Jeremy Glaser: I'm Jeremy Glaser with Morningstar.com. After ExxonMobil's historic deal to buy XTO, the question is what's next for ExxonMobil shareholders and next in the oil and gas space. Here to discuss with me is Associate Director of Research Eric Chenoweth and Senior Equity Analyst Justin Perucki. Gentlemen, thanks for joining me.
Eric Chenoweth: Thanks for having us.
Justin Perucki: Thanks, Jeremy.
Glaser: What are the implications for ExxonMobil shareholders?
Chenoweth: Like you mentioned, it's an historic deal. It marks a big strategy shift on Exxon's part to move full force into on-shore natural gas in the United States, and to eventually take that and use that model overseas as well in European shales. The deal itself is a big deal; it's a $41 billion deal. But for Exxon it really means about a 10% to 15% increase in their production and reserves. Really, the significance to us is that it's a platform for them. This really kicks off this new strategy to attack on-shore gas. It creates the largest US gas producer and it creates a platform.
XTO knows how to acquire and exploit and produce gas properties in the US, and now they have a big bankroll behind them in Exxon Mobile to go after this. So it's a big, big deal and it creates a new giant.Read Full Transcript
Perucki: Eric, do you think it's safe to say that ExxonMobil is still going to be out there acquiring businesses? And what about the other majors?
Chenoweth: We think Exxon still is the most likely to make additional acquisitions. They're very methodical, so it may not be a big rush to do deals. They'll probably think it through. They showed that kind of discipline with the XTO deal. And like we said, they are head and shoulders the most likely to do more deals. We do think Chevron has some firepower to do a big deal, and maybe BP will be kind of a distant third.
Perucki: So what about the targets, the people they're going to acquire? For my list, I think Anadarko seems like a likely candidate. They have a large off-shore presence, very lucrative assets in West Africa, and then also a big large natural gas presence on-shore in the US. Some others that come to mind are Chesapeake, although it might be a little bit more difficult given the size of their balance sheet and the deals that they've already put in place with Statoil and BP.
Devon and EnCana also come to mind, but they're in the process of restructuring, so once those kind of restructurings get finished, I think they'll have the kind of portfolio that Chevron or even Exxon Mobile might want to gobble up.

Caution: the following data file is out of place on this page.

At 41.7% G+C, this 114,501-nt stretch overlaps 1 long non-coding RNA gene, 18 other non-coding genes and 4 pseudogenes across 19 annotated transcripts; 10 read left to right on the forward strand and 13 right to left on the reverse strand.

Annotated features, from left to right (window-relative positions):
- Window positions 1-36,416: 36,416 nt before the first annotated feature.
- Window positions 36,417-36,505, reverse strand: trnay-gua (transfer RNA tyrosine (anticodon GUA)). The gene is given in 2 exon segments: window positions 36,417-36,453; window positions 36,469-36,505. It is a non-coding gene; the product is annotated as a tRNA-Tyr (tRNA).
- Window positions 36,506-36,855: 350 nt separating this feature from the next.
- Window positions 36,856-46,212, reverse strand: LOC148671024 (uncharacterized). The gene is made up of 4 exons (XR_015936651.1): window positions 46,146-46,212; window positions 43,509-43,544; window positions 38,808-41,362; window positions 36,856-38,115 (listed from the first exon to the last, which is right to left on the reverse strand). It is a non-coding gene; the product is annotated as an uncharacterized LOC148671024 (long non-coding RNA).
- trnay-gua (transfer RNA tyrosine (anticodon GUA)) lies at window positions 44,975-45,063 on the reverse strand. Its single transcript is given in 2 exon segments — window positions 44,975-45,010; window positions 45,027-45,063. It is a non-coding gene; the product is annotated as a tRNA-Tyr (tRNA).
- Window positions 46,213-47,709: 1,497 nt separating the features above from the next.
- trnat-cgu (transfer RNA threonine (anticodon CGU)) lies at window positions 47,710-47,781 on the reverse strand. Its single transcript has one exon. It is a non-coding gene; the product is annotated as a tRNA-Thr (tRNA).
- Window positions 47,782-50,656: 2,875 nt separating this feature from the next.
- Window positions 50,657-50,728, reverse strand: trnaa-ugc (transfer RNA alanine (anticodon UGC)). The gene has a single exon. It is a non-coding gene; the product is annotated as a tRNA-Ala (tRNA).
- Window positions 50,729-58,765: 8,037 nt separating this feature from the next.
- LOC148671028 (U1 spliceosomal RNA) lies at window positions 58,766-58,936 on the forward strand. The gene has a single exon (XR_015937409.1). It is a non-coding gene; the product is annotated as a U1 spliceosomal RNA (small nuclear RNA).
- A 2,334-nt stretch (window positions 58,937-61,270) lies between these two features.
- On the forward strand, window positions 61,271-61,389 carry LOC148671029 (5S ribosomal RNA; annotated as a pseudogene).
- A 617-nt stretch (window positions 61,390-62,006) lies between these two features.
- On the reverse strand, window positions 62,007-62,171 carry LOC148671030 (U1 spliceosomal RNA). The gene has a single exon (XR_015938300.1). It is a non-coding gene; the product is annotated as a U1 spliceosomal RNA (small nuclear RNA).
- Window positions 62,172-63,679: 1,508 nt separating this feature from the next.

Is there any maybe smaller targets out there that might be of interest?
Chenoweth: There are a few that we look at. Like you mentioned, I don't think there's a perfect analog to XTO in the large, kind of big, broad portfolio of properties across the US. I think that the smaller ones look interesting to us. Number one would be Range Resources. They have the largest position in the Marcellus of any of the smaller E&Ps that we cover, mid-size E&Ps that we cover. They would be very attractive, even for an Exxon/XTO combination. That's one of the gaps you could say is in XTO's portfolio, is in Appalachia. So Range would be a great addition to that mix.
Petrohawk is another one that comes to mind and would probably be the number two that we think about. Great emerging position in the Hainsville and the Eagleford, a little bit of Fayetteville. So a great target there for these guys.
Southwestern is a dominant Fayetteville player. It would be a great opportunity for someone to acquire. And then Ultra has a great Rockies position in the Pinedale, and also has an emerging Marcellus position.
All of these would be smaller deals, more bolt-on deals for a major, but also very large deals in and of themselves and very focused in on-shore gas and unconventional gas development.
Glaser: You go back to that Exxon was being extremely patient. What do you think about the price that they paid for this deal?
Chenoweth: We thought it was a pretty fair price. Our fair value estimate was $53, and the deal was announced just a hair under $52. So I think their patience really paid off. This has been a company, XTO has always had a premium valuation, and rightfully so in our opinion. A top-notch operator, a top-notch balance sheet and assets. So we think their patience paid off. They were able to acquire a premium set of assets, a premium team, at a pretty fair price. And I think for Exxon's shareholders and for XTO's shareholders, the upside is in Exxon's share price now.
And we do think Exxon is undervalued, so if I was an XTO shareholder, you might say, well, based on where the stock's trading now, it looks fair, but there's upside in Exxon shares, especially if this strategy works and takes off. That's where the upside would be.
Glaser: So if you're an Exxon shareholder now, or potentially going to become an Exxon shareholder next year, you would say to hold on now. What about people with new money? Is now the time to buy into Exxon?
Chenoweth: We think it's very close. It's not a five-star stock right this instant, it's very close, though. So it's one we pay a lot of attention to.
Glaser: Thanks so much for talking with me today.
Glaser: For Morningstar.com, I'm Jeremy Glaser.